But as Goodell points out, “In today’s political climate, open discussion of the security risks of climate change is viewed as practically treasonous.” When in 2014 then-Secretary of State John Kerry called climate change “perhaps the world’s most fearsome weapon of mass destruction” and compared it to the effects of terrorism, epidemics and poverty, the right-wing trolls, from John McCain to Newt Gingrich, went into a frenzy. Gingrich called for Kerry’s resignation because “a delusional secretary of state is dangerous to our safety.”
James Woolsey, the former head of the CIA, wrote in a climate change report for the Pentagon titled “The Age of Consequences: The Foreign-Policy National Security Implications of Global Climate Change”:
If Americans have difficulty reaching a reasonable compromise on immigration legislation today, consider what such a debate would be like if we were struggling to resettle millions of our own citizens—driven by high water from the Gulf of Mexico, South Florida, and much of the East Coast reaching nearly to New England—even as we witnessed the northward migration of large populations from Latin America and the Caribbean. Such migration will likely be one of the Western Hemisphere’s early social consequences of climate change and sea level rise of these orders of magnitude. Issues deriving from inundation of a large amount of our own territory, together with migration towards our borders by millions of our hungry and thirsty southern neighbors, are likely to dominate U.S. security and humanitarian concerns. Globally as well, populations will migrate from increasingly hot and dry climates to more temperate ones.
We will react like most patients with a terminal disease as they struggle to confront their imminent mortality. The gradual diminishing of space, perception and strength will weaken our capacity to absorb reality. The end will be too horrible to contemplate. The tangible signs of our demise will be obvious, but this will only accelerate our retreat into delusional thinking. We will believe ever more fervently that the secular gods of science and technology will save us.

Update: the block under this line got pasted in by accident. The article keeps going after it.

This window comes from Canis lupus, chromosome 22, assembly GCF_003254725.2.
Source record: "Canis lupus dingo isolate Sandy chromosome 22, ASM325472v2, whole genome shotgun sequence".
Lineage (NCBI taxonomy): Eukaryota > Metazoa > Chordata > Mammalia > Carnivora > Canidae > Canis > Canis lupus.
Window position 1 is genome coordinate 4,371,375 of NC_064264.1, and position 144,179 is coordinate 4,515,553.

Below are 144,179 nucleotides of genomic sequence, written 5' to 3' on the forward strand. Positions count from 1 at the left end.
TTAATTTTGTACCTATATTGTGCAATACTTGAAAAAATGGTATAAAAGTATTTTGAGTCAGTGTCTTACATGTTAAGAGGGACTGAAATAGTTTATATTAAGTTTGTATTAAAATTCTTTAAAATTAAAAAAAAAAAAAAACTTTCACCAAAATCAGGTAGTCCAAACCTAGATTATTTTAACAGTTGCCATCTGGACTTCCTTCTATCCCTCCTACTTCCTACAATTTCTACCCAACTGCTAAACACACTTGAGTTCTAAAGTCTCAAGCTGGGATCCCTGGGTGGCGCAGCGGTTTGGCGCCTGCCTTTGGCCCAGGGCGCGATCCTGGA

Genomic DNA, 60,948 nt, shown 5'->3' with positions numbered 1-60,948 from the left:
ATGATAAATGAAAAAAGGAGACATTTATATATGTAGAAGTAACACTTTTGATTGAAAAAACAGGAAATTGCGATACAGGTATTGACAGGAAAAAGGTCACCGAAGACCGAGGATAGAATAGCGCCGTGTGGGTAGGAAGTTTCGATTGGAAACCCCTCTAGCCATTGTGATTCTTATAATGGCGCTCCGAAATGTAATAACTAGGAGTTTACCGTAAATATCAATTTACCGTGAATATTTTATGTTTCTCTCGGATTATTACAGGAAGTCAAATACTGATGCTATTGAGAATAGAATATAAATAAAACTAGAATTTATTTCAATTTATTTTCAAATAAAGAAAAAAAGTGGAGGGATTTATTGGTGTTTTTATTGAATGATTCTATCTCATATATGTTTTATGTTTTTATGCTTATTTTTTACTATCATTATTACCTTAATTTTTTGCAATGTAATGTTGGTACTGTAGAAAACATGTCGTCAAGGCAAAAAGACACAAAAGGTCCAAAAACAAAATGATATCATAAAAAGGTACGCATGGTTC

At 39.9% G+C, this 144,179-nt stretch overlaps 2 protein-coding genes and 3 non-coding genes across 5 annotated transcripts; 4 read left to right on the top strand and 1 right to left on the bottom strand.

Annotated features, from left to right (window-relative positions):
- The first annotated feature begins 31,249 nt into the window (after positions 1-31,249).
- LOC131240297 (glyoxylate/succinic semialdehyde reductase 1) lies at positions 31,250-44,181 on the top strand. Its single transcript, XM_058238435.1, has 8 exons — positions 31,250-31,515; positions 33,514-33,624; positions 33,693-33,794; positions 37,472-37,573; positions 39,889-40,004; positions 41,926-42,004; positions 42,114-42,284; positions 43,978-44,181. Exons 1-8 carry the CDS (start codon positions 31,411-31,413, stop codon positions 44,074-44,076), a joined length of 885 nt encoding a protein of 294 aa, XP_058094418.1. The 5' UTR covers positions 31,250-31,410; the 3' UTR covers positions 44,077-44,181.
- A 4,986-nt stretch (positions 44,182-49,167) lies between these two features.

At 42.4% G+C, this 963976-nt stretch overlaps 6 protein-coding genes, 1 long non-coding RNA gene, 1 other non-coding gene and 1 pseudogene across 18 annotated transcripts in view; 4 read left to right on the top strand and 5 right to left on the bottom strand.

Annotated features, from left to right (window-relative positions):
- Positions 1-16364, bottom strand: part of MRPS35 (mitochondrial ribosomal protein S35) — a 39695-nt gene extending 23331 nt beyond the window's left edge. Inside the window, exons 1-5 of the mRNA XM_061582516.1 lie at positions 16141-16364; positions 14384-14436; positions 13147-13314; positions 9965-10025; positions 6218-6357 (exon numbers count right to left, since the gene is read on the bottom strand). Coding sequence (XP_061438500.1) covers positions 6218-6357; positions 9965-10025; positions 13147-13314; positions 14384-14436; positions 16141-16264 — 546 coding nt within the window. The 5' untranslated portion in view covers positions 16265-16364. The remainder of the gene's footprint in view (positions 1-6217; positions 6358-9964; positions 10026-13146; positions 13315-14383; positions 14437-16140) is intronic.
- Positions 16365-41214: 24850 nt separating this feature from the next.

As Goodell writes, “People will notice higher tides that roll in more and more frequently. Water will pool longer in streets and parking lots. Trees will turn brown and die as they suck up salt water.” We will retreat to higher ground, cover our roofs with solar panels, finally stop using plastic and go vegan, but it will be too late. As Goodell writes, “even in rich neighborhoods, abandoned houses will linger like ghosts, filling with feral cats and other refugees looking for their own higher ground.”
The water will continue to rise. “It will have a metallic sheen and will smell bad,” Goodell writes. “Kids will get strange rashes and fevers. More people will leave [low areas]. Seawalls will crumble. In a few decades, low-lying neighborhoods will be knee-deep. Wooden houses will collapse into a sea of soda bottles, laundry detergent jugs, and plastic toothbrushes. Human bones, floated out of caskets, will be a common sight. Treasure hunters will kayak in, using small robotic submersibles to search for coins and jewelry. Modern office buildings and condo towers will lean as salt water corrodes the concrete foundations and eats away at the structural beams. Fish will school in the classrooms. Oysters will grow on submerged light poles. Religious leaders will blame sinners for the drowning of the city.”
The damage suffered by Houston, Tampa and Miami is not an anomaly. It is the beginning of the end. Ask not for whom the bell tolls. It tolls for thee.